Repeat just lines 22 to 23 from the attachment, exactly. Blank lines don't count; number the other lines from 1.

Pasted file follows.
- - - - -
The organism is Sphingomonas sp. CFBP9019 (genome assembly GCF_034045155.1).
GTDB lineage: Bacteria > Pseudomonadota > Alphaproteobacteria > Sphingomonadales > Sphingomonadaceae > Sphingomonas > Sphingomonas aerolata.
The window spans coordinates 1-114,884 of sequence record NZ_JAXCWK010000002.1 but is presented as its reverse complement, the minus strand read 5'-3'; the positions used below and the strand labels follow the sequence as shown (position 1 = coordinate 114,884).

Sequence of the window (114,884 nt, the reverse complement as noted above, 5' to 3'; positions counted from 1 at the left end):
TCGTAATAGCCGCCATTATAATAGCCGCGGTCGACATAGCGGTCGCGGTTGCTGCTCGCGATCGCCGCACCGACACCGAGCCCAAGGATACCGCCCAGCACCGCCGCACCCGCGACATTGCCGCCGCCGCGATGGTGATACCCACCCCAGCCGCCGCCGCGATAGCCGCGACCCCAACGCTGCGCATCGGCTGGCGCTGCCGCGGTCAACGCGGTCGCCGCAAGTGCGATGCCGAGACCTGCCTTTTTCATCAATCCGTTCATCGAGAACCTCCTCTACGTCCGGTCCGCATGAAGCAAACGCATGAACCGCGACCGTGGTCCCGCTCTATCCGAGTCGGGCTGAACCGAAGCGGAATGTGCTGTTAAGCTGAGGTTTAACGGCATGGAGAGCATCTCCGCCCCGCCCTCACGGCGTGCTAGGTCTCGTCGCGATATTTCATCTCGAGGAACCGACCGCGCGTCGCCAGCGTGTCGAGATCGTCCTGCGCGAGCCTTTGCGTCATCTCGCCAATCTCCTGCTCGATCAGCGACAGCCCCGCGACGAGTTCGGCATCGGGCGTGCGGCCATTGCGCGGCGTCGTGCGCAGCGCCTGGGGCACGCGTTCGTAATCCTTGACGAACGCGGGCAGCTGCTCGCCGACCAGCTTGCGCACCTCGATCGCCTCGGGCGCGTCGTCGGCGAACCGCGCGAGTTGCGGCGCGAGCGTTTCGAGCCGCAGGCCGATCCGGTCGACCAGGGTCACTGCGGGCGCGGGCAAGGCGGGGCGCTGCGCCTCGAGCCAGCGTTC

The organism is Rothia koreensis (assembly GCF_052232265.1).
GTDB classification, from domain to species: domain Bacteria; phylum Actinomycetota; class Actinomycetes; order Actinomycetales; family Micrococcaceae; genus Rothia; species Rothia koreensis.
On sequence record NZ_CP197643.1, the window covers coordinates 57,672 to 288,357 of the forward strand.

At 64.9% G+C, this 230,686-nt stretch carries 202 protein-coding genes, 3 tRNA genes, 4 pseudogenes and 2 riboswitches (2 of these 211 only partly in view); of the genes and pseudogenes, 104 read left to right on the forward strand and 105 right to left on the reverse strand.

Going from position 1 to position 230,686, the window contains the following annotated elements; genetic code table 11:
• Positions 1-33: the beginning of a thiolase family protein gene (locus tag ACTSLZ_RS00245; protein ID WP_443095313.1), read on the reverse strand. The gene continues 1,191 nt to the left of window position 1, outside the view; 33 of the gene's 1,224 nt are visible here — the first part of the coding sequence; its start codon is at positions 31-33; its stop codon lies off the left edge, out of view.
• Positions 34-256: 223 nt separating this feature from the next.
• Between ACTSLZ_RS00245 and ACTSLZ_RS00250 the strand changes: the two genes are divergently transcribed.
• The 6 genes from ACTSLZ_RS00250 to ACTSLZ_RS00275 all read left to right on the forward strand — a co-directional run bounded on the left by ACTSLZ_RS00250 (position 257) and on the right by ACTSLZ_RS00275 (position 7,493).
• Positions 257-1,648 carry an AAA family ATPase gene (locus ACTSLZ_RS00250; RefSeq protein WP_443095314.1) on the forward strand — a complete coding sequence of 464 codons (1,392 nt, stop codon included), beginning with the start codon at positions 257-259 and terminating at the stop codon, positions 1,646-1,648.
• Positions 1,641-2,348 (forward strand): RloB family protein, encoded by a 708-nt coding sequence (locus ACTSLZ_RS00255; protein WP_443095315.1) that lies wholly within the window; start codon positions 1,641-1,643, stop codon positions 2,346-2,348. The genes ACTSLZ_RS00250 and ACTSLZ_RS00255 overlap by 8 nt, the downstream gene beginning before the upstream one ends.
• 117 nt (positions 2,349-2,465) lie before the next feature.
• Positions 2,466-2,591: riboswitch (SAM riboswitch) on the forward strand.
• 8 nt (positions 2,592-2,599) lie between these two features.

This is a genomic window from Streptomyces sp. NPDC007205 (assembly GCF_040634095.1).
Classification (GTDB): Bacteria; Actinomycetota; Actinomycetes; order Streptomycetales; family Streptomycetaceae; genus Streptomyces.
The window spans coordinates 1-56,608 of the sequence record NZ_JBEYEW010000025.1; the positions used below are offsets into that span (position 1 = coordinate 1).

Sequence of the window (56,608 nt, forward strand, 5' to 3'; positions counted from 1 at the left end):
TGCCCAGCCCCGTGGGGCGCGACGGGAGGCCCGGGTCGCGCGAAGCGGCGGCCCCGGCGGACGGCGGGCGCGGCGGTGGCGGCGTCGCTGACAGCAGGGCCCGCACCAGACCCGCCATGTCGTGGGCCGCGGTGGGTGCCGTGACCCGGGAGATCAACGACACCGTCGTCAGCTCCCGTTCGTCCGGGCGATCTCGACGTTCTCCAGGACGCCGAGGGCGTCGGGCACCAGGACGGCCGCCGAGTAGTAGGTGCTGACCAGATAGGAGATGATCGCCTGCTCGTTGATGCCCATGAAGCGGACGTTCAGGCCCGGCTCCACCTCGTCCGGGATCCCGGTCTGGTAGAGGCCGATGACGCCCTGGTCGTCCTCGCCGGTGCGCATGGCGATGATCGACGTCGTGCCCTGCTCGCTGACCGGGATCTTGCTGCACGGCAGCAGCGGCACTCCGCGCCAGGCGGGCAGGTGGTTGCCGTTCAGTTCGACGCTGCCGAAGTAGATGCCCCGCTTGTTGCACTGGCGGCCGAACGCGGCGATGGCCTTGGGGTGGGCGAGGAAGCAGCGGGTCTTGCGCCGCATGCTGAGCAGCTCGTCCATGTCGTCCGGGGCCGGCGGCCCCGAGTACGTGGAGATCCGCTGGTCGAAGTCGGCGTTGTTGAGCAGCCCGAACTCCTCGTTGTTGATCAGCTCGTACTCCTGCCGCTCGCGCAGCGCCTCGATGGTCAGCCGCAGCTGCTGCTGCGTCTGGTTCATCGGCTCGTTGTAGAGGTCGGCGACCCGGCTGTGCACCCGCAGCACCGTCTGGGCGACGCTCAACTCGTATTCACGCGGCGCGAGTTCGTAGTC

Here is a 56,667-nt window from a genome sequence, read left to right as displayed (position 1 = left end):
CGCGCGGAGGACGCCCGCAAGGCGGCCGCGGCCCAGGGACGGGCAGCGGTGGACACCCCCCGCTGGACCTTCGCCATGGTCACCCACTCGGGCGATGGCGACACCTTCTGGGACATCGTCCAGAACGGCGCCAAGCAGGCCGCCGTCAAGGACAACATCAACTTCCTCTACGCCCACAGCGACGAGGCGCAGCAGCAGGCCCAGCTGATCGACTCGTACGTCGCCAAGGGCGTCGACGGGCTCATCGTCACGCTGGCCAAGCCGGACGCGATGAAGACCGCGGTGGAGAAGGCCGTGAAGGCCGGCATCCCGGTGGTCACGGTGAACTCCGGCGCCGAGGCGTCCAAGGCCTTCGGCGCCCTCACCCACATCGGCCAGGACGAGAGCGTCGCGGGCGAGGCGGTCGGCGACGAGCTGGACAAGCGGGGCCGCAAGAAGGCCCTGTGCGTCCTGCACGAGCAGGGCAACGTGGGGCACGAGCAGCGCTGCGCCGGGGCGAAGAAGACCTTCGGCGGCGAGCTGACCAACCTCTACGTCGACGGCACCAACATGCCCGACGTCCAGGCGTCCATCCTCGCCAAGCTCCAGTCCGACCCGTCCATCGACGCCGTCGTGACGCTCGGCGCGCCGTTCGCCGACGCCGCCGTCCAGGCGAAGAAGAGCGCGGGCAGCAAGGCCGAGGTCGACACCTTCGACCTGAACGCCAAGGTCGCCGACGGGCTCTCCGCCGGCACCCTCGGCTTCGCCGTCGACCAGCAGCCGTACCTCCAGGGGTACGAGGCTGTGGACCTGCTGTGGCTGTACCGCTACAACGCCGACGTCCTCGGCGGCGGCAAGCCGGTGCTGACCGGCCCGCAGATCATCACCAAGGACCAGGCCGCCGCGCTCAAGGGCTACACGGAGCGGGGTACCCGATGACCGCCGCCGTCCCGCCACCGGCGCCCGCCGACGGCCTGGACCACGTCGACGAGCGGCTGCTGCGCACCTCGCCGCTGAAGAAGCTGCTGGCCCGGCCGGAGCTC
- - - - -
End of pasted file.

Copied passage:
The window spans coordinates 1-56,608 of the sequence record NZ_JBEYEW010000025.1; the positions used below are offsets into that span (position 1 = coordinate 1).

Sequence of the window (56,608 nt, forward strand, 5' to 3'; positions counted from 1 at the left end):